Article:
by Joelle Monique | AV Club
The final episode of Lovecraft Country serves as a tribute to Black motherhood in all of its many shapes. Highlighting single motherhood, the loss of a mom, and found family, the finale puts a nice bow on the many threads running through Lovecraft Country. By ending at the beginning, with Hannah’s struggle to liberate herself and keep her unborn child safe, we get a “Full Circle” image of how Atticus became a man.
With Diana close to death again, Tic and Leti are sucked into the spirit world. Ester (not Hannah, who burned in the Oklahoma house), Hannah, and Tic’s mother appear around the salt circle ready to take out Titus The Recurring once and for all. While the women chant, Tic does what the army trained him to do. He beats the ever-loving out of Titus and cuts a piece of his flesh out. Unfortunately, it takes a couple tries to end Titus, who briefly escapes the circle, landing right in front of Christina’s fancy car. Thrown from the vehicle, Christina nevertheless recognizes her ancestor. The clock to the autumnal equinox begins to tick.
When one calls on their ancestors for guidance, they’re asking for all the lessons learned by their makers to manifest in their being, so that they might make better choices in the present. Tic’s dealt with his daddy issues over the course of this series, but his mommy issues simmered in the background—not unseen, but untouched, the wound of that loss too much to bear. But the story of Lovecraft Country is a matriarchal one. It’s Hannah’s story. She ran away from an enslaved life while pregnant, and managed to destroy a physical representation of her objectification in the process. This choice protected her progeny for centuries. Now all the mothers, the bringers and nurturers of existence, guide Tic one last time.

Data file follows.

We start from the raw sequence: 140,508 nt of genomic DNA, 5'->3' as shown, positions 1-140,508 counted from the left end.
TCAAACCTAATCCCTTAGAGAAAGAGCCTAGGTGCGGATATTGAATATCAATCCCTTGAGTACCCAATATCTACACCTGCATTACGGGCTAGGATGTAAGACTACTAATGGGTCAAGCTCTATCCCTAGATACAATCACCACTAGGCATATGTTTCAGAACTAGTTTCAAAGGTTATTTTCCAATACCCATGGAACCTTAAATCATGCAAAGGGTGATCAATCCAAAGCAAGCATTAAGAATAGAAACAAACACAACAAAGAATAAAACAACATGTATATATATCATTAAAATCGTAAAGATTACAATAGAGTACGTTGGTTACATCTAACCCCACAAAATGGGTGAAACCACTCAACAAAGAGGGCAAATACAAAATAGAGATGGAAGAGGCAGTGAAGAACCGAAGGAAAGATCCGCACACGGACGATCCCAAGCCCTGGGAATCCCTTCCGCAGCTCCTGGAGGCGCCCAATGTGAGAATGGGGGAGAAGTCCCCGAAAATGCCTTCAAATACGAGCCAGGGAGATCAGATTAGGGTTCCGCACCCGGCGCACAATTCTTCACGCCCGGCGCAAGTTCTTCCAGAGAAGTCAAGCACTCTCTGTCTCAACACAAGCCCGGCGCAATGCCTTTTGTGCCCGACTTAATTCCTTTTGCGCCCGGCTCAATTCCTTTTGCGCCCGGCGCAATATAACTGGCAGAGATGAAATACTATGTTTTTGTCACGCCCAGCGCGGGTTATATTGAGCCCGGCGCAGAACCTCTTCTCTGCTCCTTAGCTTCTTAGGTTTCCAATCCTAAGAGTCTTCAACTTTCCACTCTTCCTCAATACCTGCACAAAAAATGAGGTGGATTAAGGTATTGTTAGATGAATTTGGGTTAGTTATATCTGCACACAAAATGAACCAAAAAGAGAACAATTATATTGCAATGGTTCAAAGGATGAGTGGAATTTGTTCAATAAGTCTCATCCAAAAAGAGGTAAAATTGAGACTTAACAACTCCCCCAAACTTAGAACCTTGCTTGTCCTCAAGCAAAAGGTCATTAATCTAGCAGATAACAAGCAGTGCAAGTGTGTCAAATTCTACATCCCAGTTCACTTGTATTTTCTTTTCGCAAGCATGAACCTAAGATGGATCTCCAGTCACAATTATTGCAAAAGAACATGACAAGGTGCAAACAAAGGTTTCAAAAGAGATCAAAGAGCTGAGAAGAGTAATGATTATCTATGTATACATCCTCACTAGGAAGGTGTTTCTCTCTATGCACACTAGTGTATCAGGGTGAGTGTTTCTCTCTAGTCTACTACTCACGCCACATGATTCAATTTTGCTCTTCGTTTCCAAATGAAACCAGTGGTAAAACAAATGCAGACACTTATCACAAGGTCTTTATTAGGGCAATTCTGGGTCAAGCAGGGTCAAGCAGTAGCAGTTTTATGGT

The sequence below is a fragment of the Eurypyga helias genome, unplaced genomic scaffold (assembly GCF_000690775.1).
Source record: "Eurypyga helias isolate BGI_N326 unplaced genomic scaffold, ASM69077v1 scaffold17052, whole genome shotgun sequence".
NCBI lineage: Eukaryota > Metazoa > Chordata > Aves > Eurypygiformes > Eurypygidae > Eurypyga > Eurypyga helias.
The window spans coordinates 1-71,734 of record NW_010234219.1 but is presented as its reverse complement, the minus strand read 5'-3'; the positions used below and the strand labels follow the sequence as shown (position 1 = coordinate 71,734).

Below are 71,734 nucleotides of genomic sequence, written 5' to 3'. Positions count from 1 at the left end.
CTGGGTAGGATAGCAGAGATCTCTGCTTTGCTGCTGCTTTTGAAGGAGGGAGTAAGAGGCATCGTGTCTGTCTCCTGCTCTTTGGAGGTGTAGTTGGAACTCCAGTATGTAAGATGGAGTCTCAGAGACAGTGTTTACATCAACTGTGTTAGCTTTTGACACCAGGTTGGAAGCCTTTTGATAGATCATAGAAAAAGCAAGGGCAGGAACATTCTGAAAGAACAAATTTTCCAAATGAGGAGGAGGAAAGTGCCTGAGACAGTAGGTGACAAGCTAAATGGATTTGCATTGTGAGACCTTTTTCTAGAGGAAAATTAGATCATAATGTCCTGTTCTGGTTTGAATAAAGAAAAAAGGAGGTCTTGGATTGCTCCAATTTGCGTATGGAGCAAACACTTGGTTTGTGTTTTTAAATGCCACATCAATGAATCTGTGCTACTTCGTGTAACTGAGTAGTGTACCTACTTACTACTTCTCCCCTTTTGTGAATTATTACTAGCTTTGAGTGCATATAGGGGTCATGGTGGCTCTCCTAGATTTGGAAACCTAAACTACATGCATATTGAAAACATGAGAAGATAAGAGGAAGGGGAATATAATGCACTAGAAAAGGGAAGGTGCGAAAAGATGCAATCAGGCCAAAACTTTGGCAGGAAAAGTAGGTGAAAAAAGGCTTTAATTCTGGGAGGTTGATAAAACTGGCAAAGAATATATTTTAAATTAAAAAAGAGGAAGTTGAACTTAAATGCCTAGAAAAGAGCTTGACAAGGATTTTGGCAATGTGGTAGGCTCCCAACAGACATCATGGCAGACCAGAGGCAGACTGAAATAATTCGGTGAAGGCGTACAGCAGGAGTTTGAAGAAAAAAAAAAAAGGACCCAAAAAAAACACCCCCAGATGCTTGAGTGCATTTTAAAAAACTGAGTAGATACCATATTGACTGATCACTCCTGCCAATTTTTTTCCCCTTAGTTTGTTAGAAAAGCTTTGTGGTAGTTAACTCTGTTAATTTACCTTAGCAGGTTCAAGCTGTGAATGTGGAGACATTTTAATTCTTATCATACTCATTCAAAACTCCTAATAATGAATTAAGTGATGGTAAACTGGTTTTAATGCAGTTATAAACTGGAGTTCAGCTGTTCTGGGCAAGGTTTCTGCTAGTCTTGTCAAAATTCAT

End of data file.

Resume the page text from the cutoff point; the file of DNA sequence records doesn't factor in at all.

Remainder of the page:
As Tic and Leti release each woman, it’s done with an expression of gratitude. But when they get to Tic’s mother, he’s unable to let go. Leti carries Tic’s son, and that blood makes her family. She’s able to cast the spell. Hannah entrusted her with a single mission, and she helps Tic say goodbye to his mother. Finally, all of Tic’s demons, fears, and losses are exposed to his love, and his burdens dry up in the light. For the first time, Tic’s able to operate unencumbered by guilt, grief, or shame. Which is perfect timing, because Christina walks into his uncle’s garage like the colonizer she is.
One thing about Christina, she always felt entitled to her actions. Impressive, given she lived in the 1950s, a time period well documented for trying to shove women back into the kitchen. On the other hand, she consistently claimed to understand the Black plight in America, even going so far as to pay to be killed like Emmett Till. Yet, she storms into that garage demanding ownership over a stolen book. “This isn’t generational hate. Our families are not at war. This has never been personal,” Christina states. But they were one family, connected by blood, not two feuding families. She enters believing her right to freedom trumps Hannah’s sacrifice and Tic’s magical ability. “(Tic’s) death is a consequence of a spell I’m attempting to cast,” she pleaded with Montrose who survived more in the last 48 hours than she would experience in her entire life. “There’s no other way…at least that I could figure out.” But there lies the rub—Christina stopped looking. Once she found a way out of the male dominated circle her father forced her into, she stopped caring about the consequences of her actions. An entire life became inconsequential to her. The arrogance! In petty fashion, Christina yanks her protection spell from Leti, making her and the baby vulnerable again.